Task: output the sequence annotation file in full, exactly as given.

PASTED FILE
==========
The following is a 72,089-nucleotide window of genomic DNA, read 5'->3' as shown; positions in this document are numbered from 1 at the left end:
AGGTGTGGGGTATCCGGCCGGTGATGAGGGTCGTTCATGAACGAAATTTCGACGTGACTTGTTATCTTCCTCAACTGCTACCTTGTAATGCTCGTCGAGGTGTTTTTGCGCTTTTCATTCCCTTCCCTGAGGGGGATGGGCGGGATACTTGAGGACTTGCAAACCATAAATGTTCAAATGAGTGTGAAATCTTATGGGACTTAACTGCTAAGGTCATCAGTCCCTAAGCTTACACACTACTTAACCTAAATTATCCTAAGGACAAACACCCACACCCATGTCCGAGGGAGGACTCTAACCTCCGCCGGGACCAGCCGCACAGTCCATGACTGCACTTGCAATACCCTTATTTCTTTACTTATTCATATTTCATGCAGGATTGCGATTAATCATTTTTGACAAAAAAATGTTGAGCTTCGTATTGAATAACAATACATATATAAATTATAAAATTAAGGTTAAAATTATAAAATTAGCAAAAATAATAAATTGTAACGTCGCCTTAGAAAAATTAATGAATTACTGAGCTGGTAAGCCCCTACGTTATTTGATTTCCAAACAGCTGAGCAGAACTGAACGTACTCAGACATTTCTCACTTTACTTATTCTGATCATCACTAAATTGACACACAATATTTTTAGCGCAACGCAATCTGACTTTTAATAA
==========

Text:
The following is a 72,089-nucleotide window of genomic DNA, read 5'->3' as shown; positions in this document are numbered from 1 at the left end:
AGGTGTGGGGTATCCGGCCGGTGATGAGGGTCGTTCATGAACGAAATTTCGACGTGACTTGTTATCTTCCTCAACTGCTACCTTGTAATGCTCGTCGAGGTGTTTTTGCGCTTTTCATTCCCTTCCCTGAGGGGGATGGGCGGGATACTTGAGGACTTGCAAACCATAAATGTTCAAATGAGTGTGAAATCTTATGGGACTTAACTGCTAAGGTCATCAGTCCCTAAGCTTACACACTACTTAACCTAAATTATCCTAAGGACAAACACCCACACCCATGTCCGAGGGAGGACTCTAACCTCCGCCGGGACCAGCCGCACAGTCCATGACTGCACTTGCAATACCCTTATTTCTTTACTTATTCATATTTCATGCAGGATTGCGATTAATCATTTTTGACAAAAAAATGTTGAGCTTCGTATTGAATAACAATACATATATAAATTATAAAATTAAGGTTAAAATTATAAAATTAGCAAAAATAATAAATTGTAACGTCGCCTTAGAAAAATTAATGAATTACTGAGCTGGTAAGCCCCTACGTTATTTGATTTCCAAACAGCTGAGCAGAACTGAACGTACTCAGACATTTCTCACTTTACTTATTCTGATCATCACTAAATTGACACACAATATTTTTAGCGCAACGCAATCTGACTTTTAATAA